Mobile traffic growth rates have been declining inexorably for more than a decade. By now, most people are watching as much TV as they want. Back in 2012, I wrote:
Confirmed: Wireless Data Growth Rapidly Slowing. The growth rate drop will continue as the once in a generation surge due to the introduction of smartphones is winding down. The growth rate drop will continue as the once in a generation surge due to the introduction of smartphones is winding down.
40% growth rates are long gone. Across 38 OECD countries, mobile data rose by 15%, far lower than ever before. (OECD represents almost all affluent nations. China is not included.) Some of the decline is probably pandemic related.
Video watching hours are flat across the web. People are watching as much as they want to. Video is perhaps 70% of what goes over the web. If it is not growing, traffic rates cannot stay high,
Ericsson predicts US and Western Europe will see only 20% growth in 2025. This is only a single year, worrisome but not enough to declare a trend.
The data is clear. Just before the pandemic, many carriers reported growth fell below 30%. Many in wireless have been in denial, with CEOs of major multinational companies talking about growth rates of 40%. The world changed during the pandemic, with many people at home switching to Wi-Fi.
With capacity still growing over 40%/year, carriers have much more than they can sell.
The latest update of the OECD broadband portal shows that fibre subscriptions increased by 18.6% over the year to December 2021 to move ahead of cable, now at 32.4% of fixed broadband subscriptions, and DSL at 27% and declining. This is good news for the delivery of data-intense services and applications, given the symmetrical capacity that fibre offers. The biggest growth was in Costa Rica, Israel, Greece and Belgium which all increased fibre connections by more than 80% in 2021. The share of fibre in total broadband is now at 50% or above in 13 OECD countries, standing above 50% in Chile, Finland, Luxembourg, New Zealand, Norway, and Portugal, and above 70% in Iceland, Japan, Korea, Latvia, Lithuania, Spain and Sweden.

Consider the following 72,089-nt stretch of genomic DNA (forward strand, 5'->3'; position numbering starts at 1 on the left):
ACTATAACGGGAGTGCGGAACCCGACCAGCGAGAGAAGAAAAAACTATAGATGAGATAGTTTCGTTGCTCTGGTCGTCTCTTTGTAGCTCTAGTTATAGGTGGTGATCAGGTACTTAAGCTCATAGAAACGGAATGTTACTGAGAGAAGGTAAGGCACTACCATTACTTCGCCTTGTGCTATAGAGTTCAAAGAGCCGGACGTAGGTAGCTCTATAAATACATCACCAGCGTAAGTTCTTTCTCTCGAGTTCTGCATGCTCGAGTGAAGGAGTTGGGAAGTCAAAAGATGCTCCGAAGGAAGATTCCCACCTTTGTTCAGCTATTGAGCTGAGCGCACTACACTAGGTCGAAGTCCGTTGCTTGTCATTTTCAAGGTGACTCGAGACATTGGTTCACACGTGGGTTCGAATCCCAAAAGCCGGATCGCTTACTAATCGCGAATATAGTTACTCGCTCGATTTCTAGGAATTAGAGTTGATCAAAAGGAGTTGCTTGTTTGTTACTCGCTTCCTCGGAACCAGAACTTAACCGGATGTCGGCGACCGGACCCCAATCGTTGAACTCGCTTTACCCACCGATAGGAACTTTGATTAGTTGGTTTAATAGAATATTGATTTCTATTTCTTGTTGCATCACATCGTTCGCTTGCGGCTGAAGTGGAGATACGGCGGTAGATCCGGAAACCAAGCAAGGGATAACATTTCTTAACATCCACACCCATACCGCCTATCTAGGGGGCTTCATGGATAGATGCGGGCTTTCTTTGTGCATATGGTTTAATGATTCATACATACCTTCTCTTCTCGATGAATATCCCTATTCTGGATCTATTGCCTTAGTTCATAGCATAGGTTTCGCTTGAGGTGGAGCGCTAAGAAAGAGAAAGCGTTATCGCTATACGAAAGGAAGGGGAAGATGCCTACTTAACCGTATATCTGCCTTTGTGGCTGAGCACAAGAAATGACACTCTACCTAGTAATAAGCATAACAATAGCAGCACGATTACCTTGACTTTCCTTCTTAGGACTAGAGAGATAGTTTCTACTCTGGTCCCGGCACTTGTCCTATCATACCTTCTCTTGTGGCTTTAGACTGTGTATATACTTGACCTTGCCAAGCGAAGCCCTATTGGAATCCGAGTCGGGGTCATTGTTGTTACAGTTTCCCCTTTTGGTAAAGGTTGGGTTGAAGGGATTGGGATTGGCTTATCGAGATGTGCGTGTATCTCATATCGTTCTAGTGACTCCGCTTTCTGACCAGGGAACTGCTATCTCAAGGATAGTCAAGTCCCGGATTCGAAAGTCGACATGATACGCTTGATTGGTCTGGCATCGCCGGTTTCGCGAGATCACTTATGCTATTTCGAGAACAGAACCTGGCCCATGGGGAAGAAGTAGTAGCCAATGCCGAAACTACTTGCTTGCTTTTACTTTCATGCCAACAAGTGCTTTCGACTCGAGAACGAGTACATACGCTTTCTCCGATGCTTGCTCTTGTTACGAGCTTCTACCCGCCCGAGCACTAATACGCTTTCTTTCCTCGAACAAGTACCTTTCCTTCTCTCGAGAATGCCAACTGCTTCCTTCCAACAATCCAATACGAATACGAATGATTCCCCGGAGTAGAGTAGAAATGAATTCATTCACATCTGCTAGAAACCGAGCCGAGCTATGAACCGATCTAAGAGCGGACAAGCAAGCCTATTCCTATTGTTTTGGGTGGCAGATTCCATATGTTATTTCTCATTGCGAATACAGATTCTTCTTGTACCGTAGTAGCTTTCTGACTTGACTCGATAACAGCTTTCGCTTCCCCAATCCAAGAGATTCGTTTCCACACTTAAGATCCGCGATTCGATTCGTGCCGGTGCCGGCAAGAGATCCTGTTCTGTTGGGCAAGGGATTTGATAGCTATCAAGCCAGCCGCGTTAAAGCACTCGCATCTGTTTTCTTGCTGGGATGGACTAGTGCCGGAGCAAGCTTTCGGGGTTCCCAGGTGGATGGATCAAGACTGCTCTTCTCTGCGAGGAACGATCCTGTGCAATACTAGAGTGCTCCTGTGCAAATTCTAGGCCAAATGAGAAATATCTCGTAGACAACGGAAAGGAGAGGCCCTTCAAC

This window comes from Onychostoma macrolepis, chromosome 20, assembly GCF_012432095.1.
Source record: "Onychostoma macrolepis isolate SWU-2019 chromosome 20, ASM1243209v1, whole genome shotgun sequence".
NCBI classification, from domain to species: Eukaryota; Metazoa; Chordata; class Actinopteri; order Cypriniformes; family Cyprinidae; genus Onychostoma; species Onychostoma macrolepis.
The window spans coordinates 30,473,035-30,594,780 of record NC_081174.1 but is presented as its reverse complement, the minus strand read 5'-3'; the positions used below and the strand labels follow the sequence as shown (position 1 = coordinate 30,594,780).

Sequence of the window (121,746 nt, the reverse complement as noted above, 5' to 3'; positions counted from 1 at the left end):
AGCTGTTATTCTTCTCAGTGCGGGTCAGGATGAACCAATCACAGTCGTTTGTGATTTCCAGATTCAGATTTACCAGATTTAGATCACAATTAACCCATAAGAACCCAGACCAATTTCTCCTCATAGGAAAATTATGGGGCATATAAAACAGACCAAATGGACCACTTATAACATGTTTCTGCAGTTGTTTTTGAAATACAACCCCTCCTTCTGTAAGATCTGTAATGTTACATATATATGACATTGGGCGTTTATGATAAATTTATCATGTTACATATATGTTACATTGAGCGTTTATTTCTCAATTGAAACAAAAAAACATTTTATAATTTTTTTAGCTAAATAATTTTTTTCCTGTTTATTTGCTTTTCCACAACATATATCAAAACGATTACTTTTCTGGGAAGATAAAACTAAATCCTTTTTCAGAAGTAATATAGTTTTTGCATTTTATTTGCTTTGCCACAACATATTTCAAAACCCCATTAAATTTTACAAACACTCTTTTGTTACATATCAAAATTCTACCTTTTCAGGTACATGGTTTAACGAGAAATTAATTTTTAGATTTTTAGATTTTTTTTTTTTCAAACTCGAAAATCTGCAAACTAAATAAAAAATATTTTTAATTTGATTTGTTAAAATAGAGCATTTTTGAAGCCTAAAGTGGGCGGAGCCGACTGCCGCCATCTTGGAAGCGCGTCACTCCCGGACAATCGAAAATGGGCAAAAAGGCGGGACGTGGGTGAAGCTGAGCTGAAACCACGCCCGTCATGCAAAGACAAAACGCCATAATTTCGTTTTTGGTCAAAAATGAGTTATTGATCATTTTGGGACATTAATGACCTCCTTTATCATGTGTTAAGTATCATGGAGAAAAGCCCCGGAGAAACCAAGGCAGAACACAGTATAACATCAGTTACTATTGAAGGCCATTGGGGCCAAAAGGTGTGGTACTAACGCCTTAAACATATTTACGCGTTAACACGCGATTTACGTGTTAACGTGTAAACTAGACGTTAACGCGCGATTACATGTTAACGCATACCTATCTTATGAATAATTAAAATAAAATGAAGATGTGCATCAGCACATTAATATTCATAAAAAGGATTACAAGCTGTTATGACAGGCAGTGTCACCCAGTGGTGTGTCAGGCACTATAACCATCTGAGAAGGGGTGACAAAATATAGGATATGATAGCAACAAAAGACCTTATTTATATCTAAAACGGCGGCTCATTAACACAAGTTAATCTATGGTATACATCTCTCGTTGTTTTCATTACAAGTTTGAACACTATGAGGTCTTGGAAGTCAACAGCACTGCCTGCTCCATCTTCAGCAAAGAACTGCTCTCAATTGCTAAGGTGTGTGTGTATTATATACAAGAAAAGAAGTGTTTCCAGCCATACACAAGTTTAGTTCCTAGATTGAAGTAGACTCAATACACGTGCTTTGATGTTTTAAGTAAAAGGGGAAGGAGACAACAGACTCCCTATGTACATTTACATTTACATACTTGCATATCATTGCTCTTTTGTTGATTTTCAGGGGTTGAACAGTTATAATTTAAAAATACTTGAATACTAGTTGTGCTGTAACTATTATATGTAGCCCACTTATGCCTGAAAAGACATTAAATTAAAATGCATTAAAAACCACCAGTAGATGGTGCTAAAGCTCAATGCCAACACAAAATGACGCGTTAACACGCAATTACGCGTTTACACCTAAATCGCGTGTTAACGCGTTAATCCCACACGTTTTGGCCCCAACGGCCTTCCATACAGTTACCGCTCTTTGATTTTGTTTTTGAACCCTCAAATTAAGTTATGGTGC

Fixed broadband subscriptions continue to grow in almost all OECD countries, increasing by 3.9% across the OECD area in 2021 to total 472 million, up from 454 million in December 2020, to average 34.4 subscriptions per 100 inhabitants in the OECD. Switzerland led the pack with a penetration rate of 48.4 subscriptions per 100 people, followed by France (46%), Norway (45%), and Denmark (45%).
Mobile data usage per subscription rose by 15% in 2021, less than in 2020, but still making a rise of 79% over the three years to end-2021. The amount of data consumed averages 8.4 GB per OECD subscription per month but varies greatly by country. Finland leads the way with 36.7 GB per month per subscription, followed by Latvia (29.7 GB) and Austria (26.4 GB) while monthly averages in Mexico and the Slovak Republic are just below 4 GB.
Despite the very high penetration of mobile broadband subscriptions, 2021 still saw significant growth of 5.5%. Mobile broadband penetration is highest in Japan, Estonia, the United States and Finland, with subscriptions per 100 inhabitants at 191%, 180%, 169% and 157%, respectively.
Iceland is by far the leader in machine-to-machine (M2M) communications with 317 M2M SIM cards per 100 inhabitants. The high number is driven by Vodafone Iceland’s provision of M2M subscriptions to help international pharmaceutical companies distribute COVID-19 vaccines. Sweden, Austria, Norway, and Germany also rank highly in terms of M2M SIM cards per head. Sweden’s 191 M2M SIM cards per 100 inhabitants is boosted by the use of these SIM cards in other countries by a Swedish operator. Overall, M2M/integrated mobile cellular subscriptions have increased by more than 16% (58 million new subscriptions) over the past year in the countries for which data were available.